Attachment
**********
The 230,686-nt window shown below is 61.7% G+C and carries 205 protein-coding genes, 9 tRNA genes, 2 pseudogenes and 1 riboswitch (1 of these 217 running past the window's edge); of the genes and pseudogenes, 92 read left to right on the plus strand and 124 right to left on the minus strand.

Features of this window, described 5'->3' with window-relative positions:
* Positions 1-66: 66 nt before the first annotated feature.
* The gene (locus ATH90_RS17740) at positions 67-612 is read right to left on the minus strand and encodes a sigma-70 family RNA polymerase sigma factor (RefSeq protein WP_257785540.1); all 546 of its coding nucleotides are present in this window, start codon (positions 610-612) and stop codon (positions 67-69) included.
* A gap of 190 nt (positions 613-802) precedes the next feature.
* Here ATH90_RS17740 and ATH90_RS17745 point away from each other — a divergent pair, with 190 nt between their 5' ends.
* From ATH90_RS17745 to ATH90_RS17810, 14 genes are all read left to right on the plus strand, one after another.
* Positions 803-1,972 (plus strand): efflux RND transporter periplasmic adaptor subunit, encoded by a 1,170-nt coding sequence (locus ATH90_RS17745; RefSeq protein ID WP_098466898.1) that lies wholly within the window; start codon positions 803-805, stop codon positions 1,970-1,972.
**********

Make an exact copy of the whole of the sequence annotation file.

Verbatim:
The 230,686-nt window shown below is 61.7% G+C and carries 205 protein-coding genes, 9 tRNA genes, 2 pseudogenes and 1 riboswitch (1 of these 217 running past the window's edge); of the genes and pseudogenes, 92 read left to right on the plus strand and 124 right to left on the minus strand.

Features of this window, described 5'->3' with window-relative positions:
* Positions 1-66: 66 nt before the first annotated feature.
* The gene (locus ATH90_RS17740) at positions 67-612 is read right to left on the minus strand and encodes a sigma-70 family RNA polymerase sigma factor (RefSeq protein WP_257785540.1); all 546 of its coding nucleotides are present in this window, start codon (positions 610-612) and stop codon (positions 67-69) included.
* A gap of 190 nt (positions 613-802) precedes the next feature.
* Here ATH90_RS17740 and ATH90_RS17745 point away from each other — a divergent pair, with 190 nt between their 5' ends.
* From ATH90_RS17745 to ATH90_RS17810, 14 genes are all read left to right on the plus strand, one after another.
* Positions 803-1,972 (plus strand): efflux RND transporter periplasmic adaptor subunit, encoded by a 1,170-nt coding sequence (locus ATH90_RS17745; RefSeq protein ID WP_098466898.1) that lies wholly within the window; start codon positions 803-805, stop codon positions 1,970-1,972.